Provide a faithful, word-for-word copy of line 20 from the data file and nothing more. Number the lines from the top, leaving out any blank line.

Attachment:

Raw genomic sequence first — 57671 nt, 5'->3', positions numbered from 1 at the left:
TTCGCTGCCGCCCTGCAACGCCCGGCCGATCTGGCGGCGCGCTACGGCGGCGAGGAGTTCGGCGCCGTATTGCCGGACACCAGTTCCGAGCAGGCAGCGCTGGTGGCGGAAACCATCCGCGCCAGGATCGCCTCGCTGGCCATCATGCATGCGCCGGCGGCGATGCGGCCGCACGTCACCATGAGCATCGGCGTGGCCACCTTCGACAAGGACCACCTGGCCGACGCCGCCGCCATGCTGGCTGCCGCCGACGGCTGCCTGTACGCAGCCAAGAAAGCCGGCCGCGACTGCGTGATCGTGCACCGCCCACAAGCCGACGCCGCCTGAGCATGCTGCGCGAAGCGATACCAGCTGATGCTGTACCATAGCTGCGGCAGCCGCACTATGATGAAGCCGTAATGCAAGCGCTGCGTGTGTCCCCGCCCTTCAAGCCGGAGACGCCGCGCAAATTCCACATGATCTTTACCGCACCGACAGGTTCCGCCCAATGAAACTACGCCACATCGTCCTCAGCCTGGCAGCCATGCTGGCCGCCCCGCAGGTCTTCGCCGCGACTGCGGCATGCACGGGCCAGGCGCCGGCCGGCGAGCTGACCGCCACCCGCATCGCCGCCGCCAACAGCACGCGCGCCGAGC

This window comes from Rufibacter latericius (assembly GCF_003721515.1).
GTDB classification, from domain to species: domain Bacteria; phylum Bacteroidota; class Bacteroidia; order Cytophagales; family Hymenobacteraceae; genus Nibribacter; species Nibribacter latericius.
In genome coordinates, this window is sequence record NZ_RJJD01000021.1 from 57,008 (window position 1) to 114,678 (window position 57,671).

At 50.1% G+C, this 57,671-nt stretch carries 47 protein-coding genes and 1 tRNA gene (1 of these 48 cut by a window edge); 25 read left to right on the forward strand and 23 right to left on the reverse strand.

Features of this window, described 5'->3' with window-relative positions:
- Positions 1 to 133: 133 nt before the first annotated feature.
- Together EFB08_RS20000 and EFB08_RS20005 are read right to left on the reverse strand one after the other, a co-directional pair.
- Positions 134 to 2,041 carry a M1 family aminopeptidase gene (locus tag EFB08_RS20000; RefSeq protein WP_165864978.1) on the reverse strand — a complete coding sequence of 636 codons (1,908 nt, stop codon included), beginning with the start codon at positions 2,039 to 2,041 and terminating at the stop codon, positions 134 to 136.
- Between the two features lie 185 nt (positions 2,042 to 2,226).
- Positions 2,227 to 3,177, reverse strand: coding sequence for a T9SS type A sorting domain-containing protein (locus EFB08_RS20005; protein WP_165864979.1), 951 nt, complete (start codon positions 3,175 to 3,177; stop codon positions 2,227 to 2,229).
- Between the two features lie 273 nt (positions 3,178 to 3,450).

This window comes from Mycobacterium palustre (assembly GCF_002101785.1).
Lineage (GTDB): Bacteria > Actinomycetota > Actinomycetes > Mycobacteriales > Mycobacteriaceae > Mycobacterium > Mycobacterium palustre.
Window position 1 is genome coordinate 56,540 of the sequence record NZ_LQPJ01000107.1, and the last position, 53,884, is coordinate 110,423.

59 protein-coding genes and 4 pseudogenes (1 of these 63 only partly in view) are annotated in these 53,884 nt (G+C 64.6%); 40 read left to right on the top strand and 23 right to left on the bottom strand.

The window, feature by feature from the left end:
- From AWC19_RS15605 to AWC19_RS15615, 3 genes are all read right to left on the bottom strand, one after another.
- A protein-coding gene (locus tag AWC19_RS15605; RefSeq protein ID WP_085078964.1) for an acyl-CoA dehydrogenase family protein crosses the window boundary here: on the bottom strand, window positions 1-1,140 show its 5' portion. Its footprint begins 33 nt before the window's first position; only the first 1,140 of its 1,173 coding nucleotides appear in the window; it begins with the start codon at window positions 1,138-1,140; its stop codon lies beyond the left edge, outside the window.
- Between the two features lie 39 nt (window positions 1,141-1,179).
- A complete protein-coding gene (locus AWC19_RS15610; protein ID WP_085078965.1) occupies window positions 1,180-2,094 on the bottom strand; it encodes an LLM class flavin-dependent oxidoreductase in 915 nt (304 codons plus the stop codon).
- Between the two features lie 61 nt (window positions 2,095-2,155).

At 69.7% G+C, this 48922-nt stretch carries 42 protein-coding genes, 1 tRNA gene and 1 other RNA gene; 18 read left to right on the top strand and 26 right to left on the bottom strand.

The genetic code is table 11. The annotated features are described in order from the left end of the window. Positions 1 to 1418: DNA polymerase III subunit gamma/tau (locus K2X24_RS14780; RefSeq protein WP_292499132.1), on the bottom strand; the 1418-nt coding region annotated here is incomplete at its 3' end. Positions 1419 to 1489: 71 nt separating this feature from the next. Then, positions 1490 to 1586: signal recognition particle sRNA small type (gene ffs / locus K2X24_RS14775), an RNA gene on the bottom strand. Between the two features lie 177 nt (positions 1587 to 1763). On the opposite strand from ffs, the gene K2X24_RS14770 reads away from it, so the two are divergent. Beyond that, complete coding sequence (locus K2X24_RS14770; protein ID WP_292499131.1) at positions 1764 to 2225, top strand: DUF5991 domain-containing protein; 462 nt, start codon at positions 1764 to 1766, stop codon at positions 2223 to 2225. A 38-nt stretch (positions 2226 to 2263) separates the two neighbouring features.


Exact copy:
- A protein-coding gene (locus tag AWC19_RS15605; RefSeq protein ID WP_085078964.1) for an acyl-CoA dehydrogenase family protein crosses the window boundary here: on the bottom strand, window positions 1-1,140 show its 5' portion. Its footprint begins 33 nt before the window's first position; only the first 1,140 of its 1,173 coding nucleotides appear in the window; it begins with the start codon at window positions 1,138-1,140; its stop codon lies beyond the left edge, outside the window.